How South American vegetable ivory jewelry ended up in Brooklyn

Brooklyn’s Front Street features a handmade jewelry store selling a sustainable South American treasure.


Adrita Talukder

Daniel Neisa in his workspace, surrounded by his jewelry. (Adrita Talukder for WSN)

Derek Kamakanaaloha Soong, Identity & Equity Editor

In the verdant hills of Colombia, Daniel Neisa spent his childhood surrounded by a crop called tagua. This species is in the genus Phytelephas, which translates literally to “elephant plant,” and produces a walnut-sized nut that, when mature, hardens into a carvable material similar to ivory. Long used by Aboriginal people for food and jewelry and adopted by European explorers for buttons and knife handles, this tree nut has become the inspiration for The Tagua, Neisa’s jewelry store in the picturesque, touristy Brooklyn neighborhood of Dumbo.

A picture of the L.E.D. Tagua sign inside the shop. Displayed below are owner Daniel Neisa’s jewelry creations.
An LED display shines inside, sporting the store’s logo (Adrita Talukder for WSN)

Opened in October 2020 at 145 Front St., The Tagua’s vibrant jewelry stands in the middle of a small business enclave, selling rings, necklaces, earrings and other accessories made from natural products like tagua nuts, cherry seeds, coconut and anything else Neisa can find in nature.

“When I found this [acorn] down in the park, I said, ‘Well, we need to make something,’” Neisa, who now lives in Midwood, said. “And now I’m working on it. Like I say, everything is a process.”

Seven days a week, for six hours a day from 1-7 p.m., Neisa, 53, crafts at his work bench in a small corner of the shop. With tagua pieces and strings aplenty, he cranes his neck up to beckon any passersby to his store, where he shares the virtues of this versatile plant.

Tagua owner Daniel Neisa sits in his shop’s workspace and works on creating his jewelry.
Neisa, seen through Tagua’s storefront. (Adrita Talukder for WSN)

As salsa music plays in the background, Neisa welcomes customers by placing two versions of the tagua nut in their palm — one brown and textured, one white and smooth — as he explains the process of refinement that scrubs away the hard shell of the nut, revealing the ivory-like core used for jewelry. Dressed in a neon green jacket and apron embroidered with the store’s insignia, Neisa appears more like a craftsman than a businessman, but he explains that this store in Dumbo isn’t his first tagua business.

A cut open tagua nut, with the interior showing, sits next to a bowl of rings.
A raw tagua nut, cut open, sits next to a bowl of colorful rings. (Adrita Talukder for WSN)

“My business in Colombia was to make parts for people who make jewelry,” Neisa said, walking around the store and highlighting the intricate pieces of tagua that come together to form his necklaces, earrings and bracelets.

He pointed to purple and green-dyed tagua earrings that he called “papa frites,” because their shape resembles potato chips. For 25 years in Colombia, Neisa sold nuts used to make individual jewelry pieces like these to larger businesses. With whole tagua nuts being sold for 40 to 60 cents, it seemed impossible to make a living producing them. His wife, Carla, agreed.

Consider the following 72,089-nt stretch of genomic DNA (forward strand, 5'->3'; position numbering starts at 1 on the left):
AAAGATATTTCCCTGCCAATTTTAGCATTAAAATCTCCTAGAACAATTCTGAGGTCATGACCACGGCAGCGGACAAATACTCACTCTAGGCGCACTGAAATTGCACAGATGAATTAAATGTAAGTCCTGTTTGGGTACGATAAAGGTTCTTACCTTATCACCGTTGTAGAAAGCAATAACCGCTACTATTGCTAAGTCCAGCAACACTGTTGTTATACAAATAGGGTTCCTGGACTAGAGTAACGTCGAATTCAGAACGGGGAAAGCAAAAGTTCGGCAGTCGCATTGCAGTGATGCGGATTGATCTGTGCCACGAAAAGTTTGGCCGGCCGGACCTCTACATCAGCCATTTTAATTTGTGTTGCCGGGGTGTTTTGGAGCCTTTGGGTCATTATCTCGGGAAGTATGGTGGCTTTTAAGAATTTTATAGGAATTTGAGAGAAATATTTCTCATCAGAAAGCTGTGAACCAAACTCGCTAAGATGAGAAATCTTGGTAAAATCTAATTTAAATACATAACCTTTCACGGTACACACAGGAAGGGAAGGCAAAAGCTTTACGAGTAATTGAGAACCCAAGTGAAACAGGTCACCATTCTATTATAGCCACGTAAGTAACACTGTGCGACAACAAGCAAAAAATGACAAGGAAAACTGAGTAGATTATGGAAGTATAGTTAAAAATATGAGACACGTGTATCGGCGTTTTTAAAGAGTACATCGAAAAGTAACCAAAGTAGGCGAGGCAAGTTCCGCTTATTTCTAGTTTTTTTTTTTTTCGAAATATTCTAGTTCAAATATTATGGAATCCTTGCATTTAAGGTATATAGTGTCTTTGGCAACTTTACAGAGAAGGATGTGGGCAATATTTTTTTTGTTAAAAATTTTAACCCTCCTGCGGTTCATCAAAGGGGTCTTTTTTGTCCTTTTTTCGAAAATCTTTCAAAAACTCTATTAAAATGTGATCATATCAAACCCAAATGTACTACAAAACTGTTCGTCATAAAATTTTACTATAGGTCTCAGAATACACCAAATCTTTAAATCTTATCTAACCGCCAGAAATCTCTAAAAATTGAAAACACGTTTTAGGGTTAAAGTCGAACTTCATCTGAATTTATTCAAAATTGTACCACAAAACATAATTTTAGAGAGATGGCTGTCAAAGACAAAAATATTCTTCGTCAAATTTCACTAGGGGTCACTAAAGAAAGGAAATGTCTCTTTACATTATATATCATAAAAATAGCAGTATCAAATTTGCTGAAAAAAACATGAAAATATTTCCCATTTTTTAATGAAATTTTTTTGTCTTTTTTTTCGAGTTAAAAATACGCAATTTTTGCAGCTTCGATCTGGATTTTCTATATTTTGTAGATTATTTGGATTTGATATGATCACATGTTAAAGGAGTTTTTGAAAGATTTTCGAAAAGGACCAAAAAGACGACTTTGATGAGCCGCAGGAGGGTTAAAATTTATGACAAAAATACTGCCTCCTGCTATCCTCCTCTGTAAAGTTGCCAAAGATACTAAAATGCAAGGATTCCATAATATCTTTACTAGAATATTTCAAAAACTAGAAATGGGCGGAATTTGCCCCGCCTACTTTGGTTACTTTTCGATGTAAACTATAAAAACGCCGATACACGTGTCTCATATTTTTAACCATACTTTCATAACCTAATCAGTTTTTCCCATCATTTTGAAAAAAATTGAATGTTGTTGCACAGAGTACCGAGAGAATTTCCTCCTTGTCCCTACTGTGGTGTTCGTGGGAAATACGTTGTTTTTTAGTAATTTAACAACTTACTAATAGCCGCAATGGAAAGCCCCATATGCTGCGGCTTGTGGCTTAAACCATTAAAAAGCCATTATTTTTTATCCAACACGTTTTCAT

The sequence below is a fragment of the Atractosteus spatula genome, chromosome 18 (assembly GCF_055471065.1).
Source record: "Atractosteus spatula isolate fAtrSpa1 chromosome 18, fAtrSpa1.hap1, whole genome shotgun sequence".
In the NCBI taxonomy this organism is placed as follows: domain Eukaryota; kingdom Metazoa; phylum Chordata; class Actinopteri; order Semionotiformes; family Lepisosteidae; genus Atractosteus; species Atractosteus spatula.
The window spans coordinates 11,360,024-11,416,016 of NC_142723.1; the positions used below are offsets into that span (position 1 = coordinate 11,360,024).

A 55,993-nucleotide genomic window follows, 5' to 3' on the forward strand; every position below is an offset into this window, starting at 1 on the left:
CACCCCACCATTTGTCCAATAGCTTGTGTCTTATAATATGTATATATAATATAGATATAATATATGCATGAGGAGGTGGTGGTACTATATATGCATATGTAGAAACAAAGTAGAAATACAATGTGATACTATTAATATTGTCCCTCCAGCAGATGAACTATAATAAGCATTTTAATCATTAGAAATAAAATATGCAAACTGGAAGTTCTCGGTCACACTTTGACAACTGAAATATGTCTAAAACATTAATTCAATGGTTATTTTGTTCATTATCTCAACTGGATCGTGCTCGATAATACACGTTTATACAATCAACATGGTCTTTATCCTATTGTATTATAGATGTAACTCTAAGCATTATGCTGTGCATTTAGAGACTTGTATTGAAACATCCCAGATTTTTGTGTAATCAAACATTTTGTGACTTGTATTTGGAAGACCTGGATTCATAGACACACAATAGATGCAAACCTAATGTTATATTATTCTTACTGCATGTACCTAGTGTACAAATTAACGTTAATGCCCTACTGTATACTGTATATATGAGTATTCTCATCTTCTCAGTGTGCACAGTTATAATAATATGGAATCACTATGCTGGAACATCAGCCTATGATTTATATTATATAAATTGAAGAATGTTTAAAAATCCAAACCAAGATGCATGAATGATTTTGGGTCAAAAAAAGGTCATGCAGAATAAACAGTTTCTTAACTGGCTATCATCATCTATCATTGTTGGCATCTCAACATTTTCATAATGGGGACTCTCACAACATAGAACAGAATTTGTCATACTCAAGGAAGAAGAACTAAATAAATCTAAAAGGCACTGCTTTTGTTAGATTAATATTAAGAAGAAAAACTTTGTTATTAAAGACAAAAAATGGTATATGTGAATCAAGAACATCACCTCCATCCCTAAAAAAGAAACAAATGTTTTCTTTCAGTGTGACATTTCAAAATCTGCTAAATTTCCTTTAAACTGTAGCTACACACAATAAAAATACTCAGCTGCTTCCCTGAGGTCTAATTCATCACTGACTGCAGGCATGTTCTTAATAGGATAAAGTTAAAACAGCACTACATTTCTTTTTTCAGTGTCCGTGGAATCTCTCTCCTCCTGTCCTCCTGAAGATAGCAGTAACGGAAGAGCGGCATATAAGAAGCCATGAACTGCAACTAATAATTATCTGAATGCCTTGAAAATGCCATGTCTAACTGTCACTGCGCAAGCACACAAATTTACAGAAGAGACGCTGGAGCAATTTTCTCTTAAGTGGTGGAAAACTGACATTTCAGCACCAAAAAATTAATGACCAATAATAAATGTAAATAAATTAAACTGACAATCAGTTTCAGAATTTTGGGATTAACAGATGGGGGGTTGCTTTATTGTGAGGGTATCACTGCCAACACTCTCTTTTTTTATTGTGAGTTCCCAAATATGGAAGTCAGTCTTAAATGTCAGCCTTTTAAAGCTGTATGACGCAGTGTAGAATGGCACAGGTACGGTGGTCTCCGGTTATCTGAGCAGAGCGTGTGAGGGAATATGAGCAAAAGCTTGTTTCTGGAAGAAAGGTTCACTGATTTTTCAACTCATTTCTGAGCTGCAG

After getting married, Carla told her husband, “We made a mistake. We send all the material out, why don’t we go into making the jewelry?”

Neisa and his family later moved from Colombia to the United States, and began selling jewelry. At his Brooklyn business, Neisa’s daughter assists in marketing the store on Instagram, which he says helped draw in more customers. His customers, he says, are a mix of tourists walking through the area as well as newer residents of housing developments in Brooklyn. Prior to making jewelry, he was also a photographer, and he now captures photos of customers in his store wearing his jewelry to upload to the Instagram account. 

One of the products he’s been working on is earrings made from the tops of acorns. Embellished with blue and green resin, the once-brown shell swirls with a deep symphony of colors that makes it hard to believe the original material was sourced organically. It is with this sustainable approach that Neisa both crafts his jewelry and leads his life.

The owner displays colorful acorn shell jewelry on his palm.
Acorn shells filled with colorful resin. (Adrita Talukder for WSN)

He pointed to a tree growing in his shop. At its trunk were the broken pieces of tagua jewelry from the workbench: “When I break some pieces, I put them in here and they become disintegrated.”

Prices range from $20 for smaller pieces of jewelry to $100 for larger pieces. His most expensive item, a chess set made from brown and ivory pieces of tagua nut, glistens with a thin coat of resin. Along with Neisa’s handmade jewelry, The Tagua also sells accessories created by Indigenous South Americans, and stocks a coffee brand that helps restore wildlife populations in the region.

A chess board created by The Tagua owner Daniel Neisa. He created this piece with tagua nuts at different stages of refinement.
The most expensive item in the store, a $350 chess board, is crafted with tagua nuts at different stages of refinement. (Adrita Talukder for WSN)

Neisa was lucky enough to grow up in a community where a crop like tagua grew, but it was his own acumen that turned the resource into a sustainable fortune.

Despite his success, Neisa said that running a business in Dumbo is not simple.

“This business is not an easy way,” Neisa said. “When you put a store here like this one, you need to take patience for it to grow.”

Neisa leaves every customer with a bookmark of the New York City skyline and a link to the shop’s webpage. He pointed to a pin on his apron, featuring a heart within a palm and an inscription: “Always Making Things.”

“That’s the beauty here,” Neisa said, “I can create something every day.”

Contact Derek Kamakanaaloha Soong at [email protected].